Concrete Formwork Pressure: What You Need to Know?

It is imperative to know and comprehend all factors that can affect the concrete formwork pressure as this will determine a successful pour. As soon as concrete is placed, it is important to consider the various factors that have a role to play in determining the height of pour and placement rate.

 

Unit Weight-Concrete

The unit weight may vary geographically. Typically, it is 140-150 pounds/cubic foot. Concrete that weigh less have lower concrete formwork pressure. On the other hand, concrete that weighs more is likely to increase the pressure.

 

Height of the Concrete Pour

This is the overall height of the wall where the concrete is placed during a pour. In case the concrete fails to achieve the initial set between the lifts, this is what the pressure should be. Typically, it would be a good practice to place the concrete so every lift would be able to reach the initial set.

 

Setting Time

Below are the common factors that affect the set up time of concrete. When concrete has been set up, there will be zero concrete pressure.

 

Concrete Mix Chemistry

This greatly affects the pressure of the formwork. The factors would include the following: slag, retarders, fly ash, and cement type. All of these contribute to increasing the pressure. Also, accelerators can speed up the setting time aside from reducing pressure.

 

Concrete Temperature

When there is higher temperature, then there will be shorter setting time. Ambient temperature affects the temperature of the concrete, thus, one need to have a slower rate of placement during winter time.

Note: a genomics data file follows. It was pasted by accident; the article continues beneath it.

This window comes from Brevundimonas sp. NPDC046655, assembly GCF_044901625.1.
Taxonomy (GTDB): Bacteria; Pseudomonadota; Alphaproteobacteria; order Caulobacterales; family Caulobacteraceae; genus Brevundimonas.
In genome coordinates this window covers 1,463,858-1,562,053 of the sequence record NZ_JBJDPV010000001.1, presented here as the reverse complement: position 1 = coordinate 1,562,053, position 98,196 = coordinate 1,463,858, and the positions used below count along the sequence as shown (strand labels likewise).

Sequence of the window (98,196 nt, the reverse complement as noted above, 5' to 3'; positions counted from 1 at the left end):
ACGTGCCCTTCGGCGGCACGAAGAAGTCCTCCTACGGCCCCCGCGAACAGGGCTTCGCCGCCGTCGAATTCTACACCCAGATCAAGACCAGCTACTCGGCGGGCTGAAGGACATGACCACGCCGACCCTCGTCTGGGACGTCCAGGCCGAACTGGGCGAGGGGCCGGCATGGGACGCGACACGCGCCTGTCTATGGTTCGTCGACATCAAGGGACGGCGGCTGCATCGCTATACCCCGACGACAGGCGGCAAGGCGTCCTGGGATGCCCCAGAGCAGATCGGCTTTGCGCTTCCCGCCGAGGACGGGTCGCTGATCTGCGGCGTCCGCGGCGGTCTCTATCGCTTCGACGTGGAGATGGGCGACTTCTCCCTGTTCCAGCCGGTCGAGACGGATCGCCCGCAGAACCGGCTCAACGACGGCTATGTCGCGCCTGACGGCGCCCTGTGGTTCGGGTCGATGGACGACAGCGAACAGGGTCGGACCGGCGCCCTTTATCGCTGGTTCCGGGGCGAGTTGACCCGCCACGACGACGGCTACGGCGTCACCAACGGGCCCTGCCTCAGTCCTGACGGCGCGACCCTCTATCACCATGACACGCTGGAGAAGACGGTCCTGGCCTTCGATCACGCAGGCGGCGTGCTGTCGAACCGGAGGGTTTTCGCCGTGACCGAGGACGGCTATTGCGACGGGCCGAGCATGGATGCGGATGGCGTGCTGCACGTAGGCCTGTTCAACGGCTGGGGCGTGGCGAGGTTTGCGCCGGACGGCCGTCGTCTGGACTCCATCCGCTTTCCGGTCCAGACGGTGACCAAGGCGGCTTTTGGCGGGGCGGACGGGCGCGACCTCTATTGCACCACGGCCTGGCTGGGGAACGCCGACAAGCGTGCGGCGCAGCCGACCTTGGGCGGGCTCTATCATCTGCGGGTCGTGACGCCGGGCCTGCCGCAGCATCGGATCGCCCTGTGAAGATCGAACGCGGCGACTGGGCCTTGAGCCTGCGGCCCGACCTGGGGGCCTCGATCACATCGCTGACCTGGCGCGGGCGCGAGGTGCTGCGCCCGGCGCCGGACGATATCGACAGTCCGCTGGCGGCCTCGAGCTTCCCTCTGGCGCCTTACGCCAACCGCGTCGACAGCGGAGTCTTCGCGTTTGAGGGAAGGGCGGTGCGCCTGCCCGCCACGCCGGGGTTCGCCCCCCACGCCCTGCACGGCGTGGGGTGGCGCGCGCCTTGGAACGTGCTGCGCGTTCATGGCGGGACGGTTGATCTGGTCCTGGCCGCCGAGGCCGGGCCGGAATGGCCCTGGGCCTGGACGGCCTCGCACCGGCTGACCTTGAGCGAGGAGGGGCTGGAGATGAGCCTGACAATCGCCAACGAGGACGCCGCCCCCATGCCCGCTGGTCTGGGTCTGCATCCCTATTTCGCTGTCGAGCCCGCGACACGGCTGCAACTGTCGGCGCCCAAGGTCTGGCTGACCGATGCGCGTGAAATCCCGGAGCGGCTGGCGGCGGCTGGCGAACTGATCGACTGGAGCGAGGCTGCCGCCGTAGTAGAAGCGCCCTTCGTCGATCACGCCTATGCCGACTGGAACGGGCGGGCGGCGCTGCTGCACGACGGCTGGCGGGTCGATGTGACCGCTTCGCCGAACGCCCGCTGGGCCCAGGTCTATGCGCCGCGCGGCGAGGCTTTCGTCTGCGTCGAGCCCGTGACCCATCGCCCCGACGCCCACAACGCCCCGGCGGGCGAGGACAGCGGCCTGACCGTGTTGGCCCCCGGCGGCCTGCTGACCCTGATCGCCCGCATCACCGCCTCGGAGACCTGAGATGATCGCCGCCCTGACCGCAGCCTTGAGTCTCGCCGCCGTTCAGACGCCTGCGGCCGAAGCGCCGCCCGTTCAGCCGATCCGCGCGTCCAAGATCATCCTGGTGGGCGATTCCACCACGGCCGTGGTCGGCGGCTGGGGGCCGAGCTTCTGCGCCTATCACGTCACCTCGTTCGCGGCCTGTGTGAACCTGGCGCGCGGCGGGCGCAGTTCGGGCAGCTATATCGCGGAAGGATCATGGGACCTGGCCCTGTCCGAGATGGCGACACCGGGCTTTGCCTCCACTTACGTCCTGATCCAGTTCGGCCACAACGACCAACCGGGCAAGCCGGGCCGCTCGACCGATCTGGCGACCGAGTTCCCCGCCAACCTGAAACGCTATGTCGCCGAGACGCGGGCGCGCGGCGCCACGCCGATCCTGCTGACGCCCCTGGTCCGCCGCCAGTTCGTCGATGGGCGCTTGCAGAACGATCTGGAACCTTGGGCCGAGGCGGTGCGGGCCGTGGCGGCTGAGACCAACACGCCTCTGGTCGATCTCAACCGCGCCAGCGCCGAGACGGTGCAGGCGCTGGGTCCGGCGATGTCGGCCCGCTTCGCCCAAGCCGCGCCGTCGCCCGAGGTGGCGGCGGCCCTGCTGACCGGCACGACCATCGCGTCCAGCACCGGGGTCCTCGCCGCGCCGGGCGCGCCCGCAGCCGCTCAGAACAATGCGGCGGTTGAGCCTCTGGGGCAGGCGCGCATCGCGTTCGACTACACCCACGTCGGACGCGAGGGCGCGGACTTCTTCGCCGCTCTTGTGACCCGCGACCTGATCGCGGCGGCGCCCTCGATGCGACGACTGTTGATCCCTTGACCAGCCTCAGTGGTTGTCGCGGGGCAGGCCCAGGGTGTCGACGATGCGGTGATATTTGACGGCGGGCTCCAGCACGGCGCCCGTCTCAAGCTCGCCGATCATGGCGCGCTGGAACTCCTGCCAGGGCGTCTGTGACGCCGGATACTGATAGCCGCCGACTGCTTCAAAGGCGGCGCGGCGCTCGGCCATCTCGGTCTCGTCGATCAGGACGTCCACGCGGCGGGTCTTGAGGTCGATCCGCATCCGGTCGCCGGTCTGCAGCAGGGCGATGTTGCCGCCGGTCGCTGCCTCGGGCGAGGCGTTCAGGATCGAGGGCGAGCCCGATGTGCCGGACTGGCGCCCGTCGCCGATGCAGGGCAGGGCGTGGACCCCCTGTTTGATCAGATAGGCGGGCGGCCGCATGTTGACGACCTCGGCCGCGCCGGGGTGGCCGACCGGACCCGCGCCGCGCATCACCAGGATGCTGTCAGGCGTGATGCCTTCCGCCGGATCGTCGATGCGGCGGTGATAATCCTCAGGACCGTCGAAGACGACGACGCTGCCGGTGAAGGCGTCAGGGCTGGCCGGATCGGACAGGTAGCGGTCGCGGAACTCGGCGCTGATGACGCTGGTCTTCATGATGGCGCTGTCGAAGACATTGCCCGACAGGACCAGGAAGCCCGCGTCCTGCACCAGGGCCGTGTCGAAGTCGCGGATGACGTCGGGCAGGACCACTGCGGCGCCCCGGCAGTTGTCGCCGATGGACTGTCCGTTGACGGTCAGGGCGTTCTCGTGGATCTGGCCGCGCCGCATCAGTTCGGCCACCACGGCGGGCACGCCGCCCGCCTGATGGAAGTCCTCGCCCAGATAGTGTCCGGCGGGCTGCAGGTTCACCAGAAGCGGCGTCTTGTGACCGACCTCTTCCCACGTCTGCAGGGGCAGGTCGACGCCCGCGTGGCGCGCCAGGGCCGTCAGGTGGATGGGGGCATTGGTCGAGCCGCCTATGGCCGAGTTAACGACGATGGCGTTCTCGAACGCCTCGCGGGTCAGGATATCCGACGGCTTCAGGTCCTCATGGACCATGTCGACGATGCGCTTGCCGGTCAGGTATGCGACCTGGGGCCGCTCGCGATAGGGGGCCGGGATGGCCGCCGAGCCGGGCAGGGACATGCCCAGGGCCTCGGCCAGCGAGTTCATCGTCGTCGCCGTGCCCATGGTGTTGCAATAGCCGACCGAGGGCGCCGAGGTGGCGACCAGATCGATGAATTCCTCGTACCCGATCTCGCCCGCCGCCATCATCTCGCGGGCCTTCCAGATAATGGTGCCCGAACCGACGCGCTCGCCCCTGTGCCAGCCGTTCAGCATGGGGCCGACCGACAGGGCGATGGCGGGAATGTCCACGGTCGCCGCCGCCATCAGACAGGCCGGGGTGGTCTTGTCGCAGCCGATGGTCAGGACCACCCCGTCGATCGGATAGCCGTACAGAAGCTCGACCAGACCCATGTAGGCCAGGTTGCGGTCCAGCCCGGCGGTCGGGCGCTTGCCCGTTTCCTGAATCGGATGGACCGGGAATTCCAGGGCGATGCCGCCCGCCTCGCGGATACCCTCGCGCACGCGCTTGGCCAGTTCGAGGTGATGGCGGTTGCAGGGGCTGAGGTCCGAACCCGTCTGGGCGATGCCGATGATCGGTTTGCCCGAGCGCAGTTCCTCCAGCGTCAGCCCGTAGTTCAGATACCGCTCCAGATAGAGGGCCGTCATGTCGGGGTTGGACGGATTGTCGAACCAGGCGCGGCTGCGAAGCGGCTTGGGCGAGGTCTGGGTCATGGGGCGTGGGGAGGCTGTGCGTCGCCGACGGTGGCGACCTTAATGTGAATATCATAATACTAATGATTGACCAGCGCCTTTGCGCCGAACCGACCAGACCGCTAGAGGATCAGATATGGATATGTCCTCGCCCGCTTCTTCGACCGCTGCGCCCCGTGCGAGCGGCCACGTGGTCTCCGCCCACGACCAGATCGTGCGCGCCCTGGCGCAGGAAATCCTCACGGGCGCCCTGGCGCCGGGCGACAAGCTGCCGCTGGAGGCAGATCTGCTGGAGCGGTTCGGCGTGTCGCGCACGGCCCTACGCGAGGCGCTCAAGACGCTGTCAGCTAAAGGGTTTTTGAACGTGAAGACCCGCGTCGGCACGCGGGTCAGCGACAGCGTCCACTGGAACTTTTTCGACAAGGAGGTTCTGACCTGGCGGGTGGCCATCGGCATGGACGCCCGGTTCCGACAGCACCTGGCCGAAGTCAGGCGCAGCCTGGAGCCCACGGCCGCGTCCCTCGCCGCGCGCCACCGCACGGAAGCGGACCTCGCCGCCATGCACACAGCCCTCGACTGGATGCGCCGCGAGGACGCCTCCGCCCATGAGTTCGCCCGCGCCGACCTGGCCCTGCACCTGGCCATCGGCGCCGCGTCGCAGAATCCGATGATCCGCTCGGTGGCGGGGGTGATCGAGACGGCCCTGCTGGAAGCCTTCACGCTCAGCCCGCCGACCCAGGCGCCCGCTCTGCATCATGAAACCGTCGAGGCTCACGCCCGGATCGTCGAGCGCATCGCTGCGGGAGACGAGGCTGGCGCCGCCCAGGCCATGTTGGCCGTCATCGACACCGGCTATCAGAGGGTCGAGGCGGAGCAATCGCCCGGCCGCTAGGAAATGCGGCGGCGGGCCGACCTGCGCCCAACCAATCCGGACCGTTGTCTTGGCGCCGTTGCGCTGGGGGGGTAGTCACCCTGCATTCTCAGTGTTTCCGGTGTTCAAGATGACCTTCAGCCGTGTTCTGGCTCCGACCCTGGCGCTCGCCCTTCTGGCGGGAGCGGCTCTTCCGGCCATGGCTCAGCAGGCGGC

Depth and Vibration Method

Any method, both internal and external needs to be performed by a lift. In case of disturbance, the lift will be affecting the setup of the previous lift. This leads to increasing the concrete’s unset height, thus creating greater pressure.

 

Rate of Placement

This also affects the pressure of the concrete. In case of slow placement, the pressure will be lesser. The rate is measured in feet per hour.

Thickness of the Wall

In theory, the thickness of the wall does not really affect the pressure in the formwork. But, having a narrow wall can lead to lower pressures due to bridging effects.

In general, the main factors that can affect the pressure of the formwork include temperature, concrete mix, and rate of placement. Keep in mind that the rate of placement needs to be lower in winter than in summer.

With this information, you can gain the right insights that you can actually use as you make the decision of placing concrete. This will make you more cognizant of the factors that affect the pressure. Moreover, understanding these things will be a big help to maximize the use and benefits of a formwork.